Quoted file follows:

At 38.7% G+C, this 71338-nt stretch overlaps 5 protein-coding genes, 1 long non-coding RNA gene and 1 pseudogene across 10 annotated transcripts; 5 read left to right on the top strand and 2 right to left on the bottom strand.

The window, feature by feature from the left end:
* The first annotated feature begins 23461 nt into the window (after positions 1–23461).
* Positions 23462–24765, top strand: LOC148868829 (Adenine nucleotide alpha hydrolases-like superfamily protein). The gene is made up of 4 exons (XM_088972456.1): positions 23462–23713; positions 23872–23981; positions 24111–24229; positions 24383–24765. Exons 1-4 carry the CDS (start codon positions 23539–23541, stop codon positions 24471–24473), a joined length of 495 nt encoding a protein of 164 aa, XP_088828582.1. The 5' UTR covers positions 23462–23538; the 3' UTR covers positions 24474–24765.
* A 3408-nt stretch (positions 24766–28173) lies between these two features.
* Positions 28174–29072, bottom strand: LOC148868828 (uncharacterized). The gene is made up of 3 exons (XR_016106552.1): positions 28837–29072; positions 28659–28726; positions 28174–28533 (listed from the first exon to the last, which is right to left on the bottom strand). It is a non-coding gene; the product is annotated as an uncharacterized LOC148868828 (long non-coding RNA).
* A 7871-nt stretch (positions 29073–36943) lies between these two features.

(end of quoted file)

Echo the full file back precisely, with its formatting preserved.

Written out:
At 38.7% G+C, this 71338-nt stretch overlaps 5 protein-coding genes, 1 long non-coding RNA gene and 1 pseudogene across 10 annotated transcripts; 5 read left to right on the top strand and 2 right to left on the bottom strand.

The window, feature by feature from the left end:
* The first annotated feature begins 23461 nt into the window (after positions 1–23461).
* Positions 23462–24765, top strand: LOC148868829 (Adenine nucleotide alpha hydrolases-like superfamily protein). The gene is made up of 4 exons (XM_088972456.1): positions 23462–23713; positions 23872–23981; positions 24111–24229; positions 24383–24765. Exons 1-4 carry the CDS (start codon positions 23539–23541, stop codon positions 24471–24473), a joined length of 495 nt encoding a protein of 164 aa, XP_088828582.1. The 5' UTR covers positions 23462–23538; the 3' UTR covers positions 24474–24765.
* A 3408-nt stretch (positions 24766–28173) lies between these two features.
* Positions 28174–29072, bottom strand: LOC148868828 (uncharacterized). The gene is made up of 3 exons (XR_016106552.1): positions 28837–29072; positions 28659–28726; positions 28174–28533 (listed from the first exon to the last, which is right to left on the bottom strand). It is a non-coding gene; the product is annotated as an uncharacterized LOC148868828 (long non-coding RNA).
* A 7871-nt stretch (positions 29073–36943) lies between these two features.